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Glycemic Control and Nerve Conduction Abnormalities in Non-Insulin-Dependent Diabetic Subjects

RONALD J. GRAF, M.D.; JEFFREY B. HALTER, M.D.; MICHAEL A. PFEIFER, M.D.; EUGEN HALAR, M.D.; FRANK BROZOVICH, B.S.E.; and DANIEL PORTE Jr., M.D.
[+] Article and Author Information

Grant support: in part by the Medical Research Service of the Veterans Administration, Rehabilitation Medicine Grant 16-P-56818; grants AM 20754, AM 05498, and AM 12829 from the National Institutes of Health; and Special Emphasis Research Career Award AM 00738 from the U.S. Department of Health and Human Services.

This paper was presented in part at the 10th Congress of the International Diabetes Federation, 9-14 September 1979, Vienna, Austria.

▸Requests for reprints should be addressed to Ronald J. Graf, M.D.; Division of Metabolism, Veterans Administration Medical Center, 4435 Beacon Avenue South; Seattle, WA 98108.


Seattle, Washington


Ann Intern Med. 1981;94(3):307-311. doi:10.7326/0003-4819-94-3-307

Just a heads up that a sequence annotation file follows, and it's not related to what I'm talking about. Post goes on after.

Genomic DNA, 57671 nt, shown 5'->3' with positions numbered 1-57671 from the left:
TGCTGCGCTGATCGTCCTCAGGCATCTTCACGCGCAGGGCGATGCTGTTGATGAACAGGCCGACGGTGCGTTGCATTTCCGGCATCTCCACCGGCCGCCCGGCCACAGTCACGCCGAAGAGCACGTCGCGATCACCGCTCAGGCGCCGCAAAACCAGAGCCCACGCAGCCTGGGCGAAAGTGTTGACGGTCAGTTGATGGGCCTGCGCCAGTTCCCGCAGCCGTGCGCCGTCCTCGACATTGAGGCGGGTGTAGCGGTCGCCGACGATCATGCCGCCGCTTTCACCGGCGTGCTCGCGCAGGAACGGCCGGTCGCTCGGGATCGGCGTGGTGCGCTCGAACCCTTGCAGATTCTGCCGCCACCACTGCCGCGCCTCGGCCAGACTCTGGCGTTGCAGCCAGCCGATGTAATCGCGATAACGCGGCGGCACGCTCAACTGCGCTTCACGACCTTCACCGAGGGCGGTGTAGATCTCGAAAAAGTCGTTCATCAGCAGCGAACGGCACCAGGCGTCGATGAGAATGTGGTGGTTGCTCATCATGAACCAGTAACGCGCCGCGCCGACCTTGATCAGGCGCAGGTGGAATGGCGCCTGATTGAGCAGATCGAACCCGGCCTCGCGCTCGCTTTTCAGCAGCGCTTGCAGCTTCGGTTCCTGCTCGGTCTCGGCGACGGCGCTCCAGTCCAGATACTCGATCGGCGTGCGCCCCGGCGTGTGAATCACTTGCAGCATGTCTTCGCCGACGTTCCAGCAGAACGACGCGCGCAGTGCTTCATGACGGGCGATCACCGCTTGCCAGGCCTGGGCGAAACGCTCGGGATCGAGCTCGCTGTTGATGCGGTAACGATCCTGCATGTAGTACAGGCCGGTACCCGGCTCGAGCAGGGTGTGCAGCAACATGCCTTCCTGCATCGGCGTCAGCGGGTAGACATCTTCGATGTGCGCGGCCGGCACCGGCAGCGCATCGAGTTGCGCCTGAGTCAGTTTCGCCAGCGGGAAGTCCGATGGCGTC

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The influence of therapy of hyperglycemia on the progression of diabetic neuropathy is unclear. We studied variables of glycemia and motor and sensory nerve conduction velocity in a group of 18 non-insulin-dependent diabetic subjects before and after institution of diabetes therapy. Diabetes therapy significantly reduced variables of glycemia after 1, 3, 6, and 12 months. Conduction velocity of the median motor nerve was improved from baseline at each time tested during treatment. In addition, peroneal and tibial motor nerve conduction velocities improved in patients whose levels of hyperglycemia were lowered. Moreover, extent of improvement of conduction velocity of some motor nerves was related to the degree of reduction of hyperglycemia. Sensory nerve conduction velocity was not altered by diabetes therapy. These findings support the hypothesis of a metabolic component to diabetic neuropathy and suggest that optimal glycemic control may be beneficial to patients with this disorder.

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